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Human pluripotent stem cells have been used to generate models of the human embryo (stem cell-based embryo models; SCBEMs). Pluripotent stem cells are unspecialised cells that posses the ability to develop into other cell types. SCBEM is an umbrella term used to refer to a range of models that vary in complexity and completeness of modelling an embryo.  

Scientists propose that human SCBEMs can be used to better understand early embryo development and this knowledge could have the potential to explore factors contributing to pregnancy loss, miscarriages and to improve IVF outcomes. SCBEMs have also been proposed to be useful in drug testing and discovery.   

With increasing sophistication and completeness of human SCBEMs in modelling the embryo, the focus of the current debate includes how existing legislation relates to technological progress in this area, and whether the same laws governing embryo research should apply to SCBEMs as well.  

In the UK, as of February 2024, human SCBEMs are not explicitly defined or regulated by existing legislation governing embryo research. 

Opportunities in introducing regulation of human SCBEMs include the requirement for an assessment of the extent to which SCBEMs resemble or differ from an embryo, clarity on restrictions surrounding their maintenancein vitroand understanding public concerns and perceptions around them.  

In November 2023, the Human Fertilisation and Embryology Authority proposed reformation of the Human Fertilisation and Embryology Act 2008. The report recognised human SCBEMs as pressing scientific issues and included proposals for greater discretion to approve new developments under flexible trial mechanisms with the aim of “future proofing” scientific developments.  


Key Points 

  • Human SCBEMs are created from pluripotent stem cells. 
  • Human SCBEMs could allow novel forms of investigation into embryonic processes that would not be possible or practical with human embryos. 
  • The terminology describing SCBEMs can vary; they have been referred to as artificial embryos, synthetic embryos, stembryos, synthetic human entities with embryo-like features (SHEEFs), embryo-like structures (ELS), embryo models and embryoids. 
  • Internationally, legal definitions and regulations around human SCBEMs varies from no explicit regulation to different limits on its research. 
  • The International Society for Stem Cell Research have created guidelines to address the international diversity of cultural, political, legal and ethical issues around the emerging technology and its application in research and treatment. 
  • Stakeholder suggestions towards effective oversight of SCBEMs include (i) identifying similarities and differences between SCBEMs and human embryos, (ii) an independent oversight process involving experts and lay members (iii) conducting public engagement to increase public understanding and identifying concerns surrounding the technology. 


POST is grateful to Jahnavi Bhaskaran for researching this briefing, to the Nuffield Foundation for funding her fellowship, and to all contributors and reviewers. For further information on this subject, please contact the co-author, Natasha Mutebi.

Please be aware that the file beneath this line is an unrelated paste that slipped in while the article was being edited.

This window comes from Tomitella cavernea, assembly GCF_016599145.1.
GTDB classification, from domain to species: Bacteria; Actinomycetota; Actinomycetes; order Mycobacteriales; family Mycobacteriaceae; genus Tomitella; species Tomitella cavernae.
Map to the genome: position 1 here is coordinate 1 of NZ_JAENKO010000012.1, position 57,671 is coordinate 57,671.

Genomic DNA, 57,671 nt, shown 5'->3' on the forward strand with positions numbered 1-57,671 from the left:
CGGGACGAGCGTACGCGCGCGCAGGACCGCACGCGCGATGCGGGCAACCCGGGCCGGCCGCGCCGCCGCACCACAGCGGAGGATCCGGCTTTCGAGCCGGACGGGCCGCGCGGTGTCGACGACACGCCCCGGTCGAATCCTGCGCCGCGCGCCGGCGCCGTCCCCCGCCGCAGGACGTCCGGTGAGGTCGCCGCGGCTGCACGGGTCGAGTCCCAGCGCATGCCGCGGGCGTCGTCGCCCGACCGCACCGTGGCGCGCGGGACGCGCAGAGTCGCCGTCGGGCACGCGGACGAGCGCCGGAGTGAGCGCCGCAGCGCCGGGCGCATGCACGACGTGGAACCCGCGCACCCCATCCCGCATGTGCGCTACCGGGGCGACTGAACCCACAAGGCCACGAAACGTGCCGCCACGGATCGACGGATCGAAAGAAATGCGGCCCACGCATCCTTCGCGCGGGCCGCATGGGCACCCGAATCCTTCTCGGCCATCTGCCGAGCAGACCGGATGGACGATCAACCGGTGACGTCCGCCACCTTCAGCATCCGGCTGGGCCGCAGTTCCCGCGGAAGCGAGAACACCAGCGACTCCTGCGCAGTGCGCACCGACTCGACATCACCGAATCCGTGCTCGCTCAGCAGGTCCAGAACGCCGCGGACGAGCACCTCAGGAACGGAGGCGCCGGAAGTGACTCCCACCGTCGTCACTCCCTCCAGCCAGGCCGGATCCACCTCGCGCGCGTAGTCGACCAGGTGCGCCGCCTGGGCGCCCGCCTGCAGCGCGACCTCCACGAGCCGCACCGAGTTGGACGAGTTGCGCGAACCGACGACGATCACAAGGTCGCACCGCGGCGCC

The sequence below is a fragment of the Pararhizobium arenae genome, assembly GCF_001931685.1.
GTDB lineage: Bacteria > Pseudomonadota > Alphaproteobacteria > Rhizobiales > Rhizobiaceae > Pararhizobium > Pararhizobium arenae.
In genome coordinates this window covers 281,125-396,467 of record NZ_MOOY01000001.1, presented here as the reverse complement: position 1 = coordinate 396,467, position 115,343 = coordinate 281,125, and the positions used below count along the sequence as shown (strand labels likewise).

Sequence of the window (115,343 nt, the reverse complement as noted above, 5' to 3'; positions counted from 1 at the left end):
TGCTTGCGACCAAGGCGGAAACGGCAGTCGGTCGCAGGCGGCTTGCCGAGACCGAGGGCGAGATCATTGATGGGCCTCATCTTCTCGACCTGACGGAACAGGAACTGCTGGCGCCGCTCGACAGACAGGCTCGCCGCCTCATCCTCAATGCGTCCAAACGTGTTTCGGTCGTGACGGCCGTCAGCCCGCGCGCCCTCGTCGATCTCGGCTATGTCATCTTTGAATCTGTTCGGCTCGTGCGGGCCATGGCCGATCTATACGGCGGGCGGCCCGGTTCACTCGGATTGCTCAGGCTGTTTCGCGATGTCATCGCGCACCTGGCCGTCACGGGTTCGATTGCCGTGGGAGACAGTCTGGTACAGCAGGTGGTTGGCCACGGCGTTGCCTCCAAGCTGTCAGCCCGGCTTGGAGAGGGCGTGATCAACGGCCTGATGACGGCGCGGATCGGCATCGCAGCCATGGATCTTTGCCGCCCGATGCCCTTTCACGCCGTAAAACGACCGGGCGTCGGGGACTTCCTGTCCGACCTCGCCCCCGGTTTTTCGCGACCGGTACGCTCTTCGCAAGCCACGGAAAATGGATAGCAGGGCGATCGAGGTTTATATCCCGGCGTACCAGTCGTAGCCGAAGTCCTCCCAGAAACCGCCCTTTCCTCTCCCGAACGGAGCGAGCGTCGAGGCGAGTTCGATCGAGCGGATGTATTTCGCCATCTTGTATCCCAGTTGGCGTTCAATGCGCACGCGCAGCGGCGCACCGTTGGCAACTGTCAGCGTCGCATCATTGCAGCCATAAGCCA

POSTnotes are based on literature reviews and interviews with a range of stakeholders and are externally peer reviewed. POST would like to thank interviewees and peer reviewers for kindly giving up their time during the preparation of this briefing, including: 

Members of the POST Board* 

Steve Pugh, Department of Health & Social Care (DHSC)* 

Department of Science, Innovation & Technology (DSIT)  

Professor David Albert Jones, Anscombe Bioethics Centre* 

Professor Paula Amato, American Society for Reproductive Medicine (ASRM) 

Victoria Askew, Human Fertility and Embryology Authority UK (HFEA) 

Dr Zoe Bolton, Lancaster University* 

Dr Chris Burns, Medicines and Healthcare products Regulatory Agency (MHRA)* 

Dr Lee Carpenter, UK Stem Cell Bank (UKSCB), Medicines and Healthcare products Regulatory Agency (MHRA)* 

Professor Sara Fovargue, University of Sheffield* 

Professor Sarah Franklin, University of Cambridge 

Dina Halai, Human Fertility and Embryology Authority UK (HFEA) * 

Professor Soren Holm, University of Manchester* 

Dr Hafez Ismaili M’hamdi, Maastricht University  

Professor Emily Jackson, London School of Economics and Political Science (LSE)* 

Professor Susan Kimber, University of Manchester 

Dr Jonathan Lewis, University of Manchester* 

Professor Robin Lovell-Badge, The Francis Crick Institute* 

Dr Calum MacKellar, Scottish Council on Human Bioethics* 

Professor Saitou Mitinori, Kyoto University  

Dr Naomi Moris, The Francis Crick Institute* 

Professor Megan Munsie, University of Melbourne* 

Dr Laura O’Donovan, Lancaster University* 

Dr Greg Pike, Society for the Protection of Unborn Children (SPUC)* 

Dr Peter Rugg-Gunn, Babraham Institute* 

Dr Nicolas Rivron, Institute of Molecular Biotechnology of the Austrian Academy of Sciences (IMBA)* 

Dr Peter Ruane, University of Manchester 

Sandy Starr, Progress Educational Trust (PET)* 

Professor Roger Sturmey, University of Manchester* 

Ranveig Svenning Berg, Nuffield Council on Bioethics* 

Dr Robert Watson, Human Tissue Authority (HTA)*  

Professor Stephen Wilkinson, Lancaster University* 

Dr Nicola Williams, Lancaster University* 

Right to Life UK  

* denotes people and organisations who acted as external reviewers of the briefing. 

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